If my last book (The Fireman) surprised me with relevance to our current political climate when I was looking for escapism, this one had the exact opposite effect. I bought the book on remainder on the strength of Shriver’s work, having loved Double Fault, The Post-Birthday World, and of course, We Need to Talk About Kevin (thank god I read that one before getting pregnant). I didn’t so much as look at the back cover and had no clue as to the book’s subject matter, but given the election my thoughts leaned toward George Orwell rather than Julia Child. The straining belt on the cover should have been a tipoff, the book is about our protagonist’s literal big brother, an older sibling who has become morbidly obese.
I honestly didn’t know how I felt about this book until reading the PS sections.
Shriver is a magnificent writer, and her depiction of interfamilial relationships always feels natural even in some of her less successful novels; you understand not just the characters but how why and how they respond to one another the way they do. When Pandora picks up her brother Edison from the airport and no longer recognizes him under the weight of 230 additional pounds, the reader feels her heartbreak. It’s not just faded looks, it’s his impaired mobility, the cost of eating, and the limitations and judgements others place on him by seeing him only as a 400 pound grotesque rather than the brother she knows and loves. She — and Shriver –are obviously empathetic to the character, and want him to succeed in Pandora’s plan to help him lose weight not just for the sake of the sacrifices (including putting her marriage at risk) Pandora makes to help him.
That said, the book does not shy away from depicting Edison as grotesque, and his physical state is in part a manifestation of his character flaws; he is with Pandora having burned bridges with all his other friends, too proud to ask even her for help, the trip having been prompted by a roommate throwing him out. He is selfish, gluttonous for attention and food, and spiteful. He lacks self control; even his career as a jazz musician echoes his inability to stay in his own lane, playing music that riffs on an established piece and goes off the rails.
It was hard to read this and not wonder if Shriver was fat shaming. Edison is a deeply flawed person, and those flaws directly contribute to his girth; it is difficult not to construe this as a judgement. Pandora’s ascetic husband Fletcher serves as a counterpoint to offset this, being so health-driven as to appear utterly joyless, but it’s hard to be as appalled by brown rice and steamed broccoli as it is a stack of chocolate chip pancakes gone spongy with syrup. Only one inspires true revulsion. (Incidentally, shriver may have missed a calling as a food writer. Despite a large chunk of the book being descriptions of food, each meal is so vivid that the reader understands instantly how it is too much, or uninspired, or unappetizing, and they’re not all on Edison’s plate). Moreover, the differences in diets do not merely serve to illustrate the extremes of indulgence and deprivation, but the difficulties in opposites coexisting. Fletcher doubles down on sparseness the more irritated he becomes by his brother in law, and Pandora finds it difficult to resist some of the excesses her brother has brought into her home; a frequent theme in the book is how easy it is to resist temptation if you never present yourself with any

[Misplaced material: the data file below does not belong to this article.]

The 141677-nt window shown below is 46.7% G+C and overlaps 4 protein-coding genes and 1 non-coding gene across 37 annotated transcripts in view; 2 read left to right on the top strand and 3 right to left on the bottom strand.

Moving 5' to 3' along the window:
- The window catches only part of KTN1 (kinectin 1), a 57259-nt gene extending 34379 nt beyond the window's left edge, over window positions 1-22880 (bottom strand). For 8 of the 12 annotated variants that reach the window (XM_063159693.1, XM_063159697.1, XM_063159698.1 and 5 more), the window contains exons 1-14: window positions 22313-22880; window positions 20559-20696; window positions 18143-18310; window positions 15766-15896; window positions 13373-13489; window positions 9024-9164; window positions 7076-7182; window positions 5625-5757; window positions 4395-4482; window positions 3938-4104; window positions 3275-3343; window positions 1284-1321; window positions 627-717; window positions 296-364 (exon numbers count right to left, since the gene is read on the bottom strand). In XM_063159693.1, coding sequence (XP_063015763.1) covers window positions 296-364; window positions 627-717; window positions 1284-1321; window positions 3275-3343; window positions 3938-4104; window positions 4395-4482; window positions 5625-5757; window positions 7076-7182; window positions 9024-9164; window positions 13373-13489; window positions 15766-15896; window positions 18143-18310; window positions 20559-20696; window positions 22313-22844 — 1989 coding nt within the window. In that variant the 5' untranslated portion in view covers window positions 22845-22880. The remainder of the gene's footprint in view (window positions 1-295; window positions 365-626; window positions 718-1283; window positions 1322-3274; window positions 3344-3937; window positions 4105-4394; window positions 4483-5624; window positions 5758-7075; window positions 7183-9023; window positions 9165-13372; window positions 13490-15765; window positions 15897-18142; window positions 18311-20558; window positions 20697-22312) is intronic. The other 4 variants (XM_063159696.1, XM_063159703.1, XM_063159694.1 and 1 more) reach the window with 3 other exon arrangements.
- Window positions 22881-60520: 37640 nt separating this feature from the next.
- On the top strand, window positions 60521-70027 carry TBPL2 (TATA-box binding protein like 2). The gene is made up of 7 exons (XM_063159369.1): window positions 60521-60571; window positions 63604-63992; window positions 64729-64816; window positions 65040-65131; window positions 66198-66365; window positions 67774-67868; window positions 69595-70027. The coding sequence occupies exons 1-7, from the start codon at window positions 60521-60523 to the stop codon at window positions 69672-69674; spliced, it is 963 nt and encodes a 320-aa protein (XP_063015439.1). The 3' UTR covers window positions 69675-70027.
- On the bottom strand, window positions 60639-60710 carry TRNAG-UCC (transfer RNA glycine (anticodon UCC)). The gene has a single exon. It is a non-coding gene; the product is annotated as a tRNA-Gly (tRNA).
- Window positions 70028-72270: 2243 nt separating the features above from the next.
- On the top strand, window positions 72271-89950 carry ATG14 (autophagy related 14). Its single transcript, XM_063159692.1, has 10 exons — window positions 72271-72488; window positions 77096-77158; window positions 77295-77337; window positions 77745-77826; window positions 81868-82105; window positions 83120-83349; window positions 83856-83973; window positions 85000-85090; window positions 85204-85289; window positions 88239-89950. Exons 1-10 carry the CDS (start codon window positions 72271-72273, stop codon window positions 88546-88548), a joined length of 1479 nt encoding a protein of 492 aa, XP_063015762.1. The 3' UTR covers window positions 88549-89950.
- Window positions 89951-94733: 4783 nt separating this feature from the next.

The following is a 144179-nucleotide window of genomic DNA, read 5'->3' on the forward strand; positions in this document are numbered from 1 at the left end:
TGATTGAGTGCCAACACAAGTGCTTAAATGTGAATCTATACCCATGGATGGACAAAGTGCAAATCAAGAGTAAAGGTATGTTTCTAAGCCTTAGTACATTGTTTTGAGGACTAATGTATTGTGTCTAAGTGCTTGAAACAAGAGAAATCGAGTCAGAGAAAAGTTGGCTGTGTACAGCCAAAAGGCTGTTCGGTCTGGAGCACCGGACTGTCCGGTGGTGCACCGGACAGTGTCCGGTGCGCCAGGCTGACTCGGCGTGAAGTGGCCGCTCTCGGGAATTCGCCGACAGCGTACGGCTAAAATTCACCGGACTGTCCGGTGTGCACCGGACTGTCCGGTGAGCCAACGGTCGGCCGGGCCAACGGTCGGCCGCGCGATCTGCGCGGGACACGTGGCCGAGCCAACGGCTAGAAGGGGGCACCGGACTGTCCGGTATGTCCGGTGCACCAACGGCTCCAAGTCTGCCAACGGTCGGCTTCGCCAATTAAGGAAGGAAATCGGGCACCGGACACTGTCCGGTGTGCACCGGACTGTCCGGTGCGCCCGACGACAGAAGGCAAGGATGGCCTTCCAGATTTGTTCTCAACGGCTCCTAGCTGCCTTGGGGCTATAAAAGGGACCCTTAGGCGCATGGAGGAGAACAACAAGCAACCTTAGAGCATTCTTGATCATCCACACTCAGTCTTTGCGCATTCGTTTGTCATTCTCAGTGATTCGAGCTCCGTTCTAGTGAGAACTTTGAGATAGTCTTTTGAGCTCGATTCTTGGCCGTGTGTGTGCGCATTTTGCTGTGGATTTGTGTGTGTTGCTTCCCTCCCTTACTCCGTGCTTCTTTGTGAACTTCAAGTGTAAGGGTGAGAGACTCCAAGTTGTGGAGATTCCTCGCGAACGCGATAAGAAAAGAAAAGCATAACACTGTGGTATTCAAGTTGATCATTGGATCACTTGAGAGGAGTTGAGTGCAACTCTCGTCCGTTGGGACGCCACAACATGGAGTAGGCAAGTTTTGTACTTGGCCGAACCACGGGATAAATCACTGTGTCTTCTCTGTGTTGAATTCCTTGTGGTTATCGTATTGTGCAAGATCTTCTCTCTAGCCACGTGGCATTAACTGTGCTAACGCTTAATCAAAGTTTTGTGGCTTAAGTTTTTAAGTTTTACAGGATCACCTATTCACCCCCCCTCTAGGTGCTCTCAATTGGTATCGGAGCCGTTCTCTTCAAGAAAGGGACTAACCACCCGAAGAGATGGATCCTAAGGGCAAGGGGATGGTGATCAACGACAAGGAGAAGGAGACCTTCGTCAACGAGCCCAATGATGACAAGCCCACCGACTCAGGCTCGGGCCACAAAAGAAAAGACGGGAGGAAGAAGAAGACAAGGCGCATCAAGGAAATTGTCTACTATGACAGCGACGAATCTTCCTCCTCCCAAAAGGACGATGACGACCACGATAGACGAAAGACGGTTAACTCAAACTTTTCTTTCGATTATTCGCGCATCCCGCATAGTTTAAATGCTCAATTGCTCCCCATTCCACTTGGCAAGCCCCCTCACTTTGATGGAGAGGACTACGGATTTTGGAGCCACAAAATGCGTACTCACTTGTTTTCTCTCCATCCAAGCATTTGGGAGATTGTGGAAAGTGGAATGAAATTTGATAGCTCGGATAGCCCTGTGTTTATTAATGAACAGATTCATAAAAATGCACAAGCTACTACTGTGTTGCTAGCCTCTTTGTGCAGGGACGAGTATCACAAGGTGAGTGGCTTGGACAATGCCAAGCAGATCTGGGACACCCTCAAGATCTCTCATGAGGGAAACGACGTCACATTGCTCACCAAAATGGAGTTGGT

Without spoiling the ending – which is more than whether or not Edison loses the weight – I closed the tale still conflicted. It was the equivalent of having eaten one of the excessive plates captured in the book. Everything was well executed, and compelling, and the ingredients were all appealing, but I couldn’t help but feel slightly ill at the thought that it wasn’t good for you. I have obese friends, and wondered what they would think of the book. I used to be overweight myself, for that matter. So did Shriver’s brother, until he died.
Reading the almost always skippable PS section revealed that the author’s brother passed away from complications of obesity assuaged some of my concern regarding the handling of the subject; she even goes so far as to say that she worries about having reduced him to just her obese older brother in writing the book, even if Edison isn’t him exactly. I’m still not sure if this book was helpful or harmful by sympathizing an imperfect obese character (and really, how many are there? Particularly those in the middle of the continuum from fabulous rom-com heroine to Ignatius Reilly buffoons? I never considered how underrepresented human obese characters were in literature until this novel), but knowing that it was written as a bit of wish fulfillment softened the tone immensely.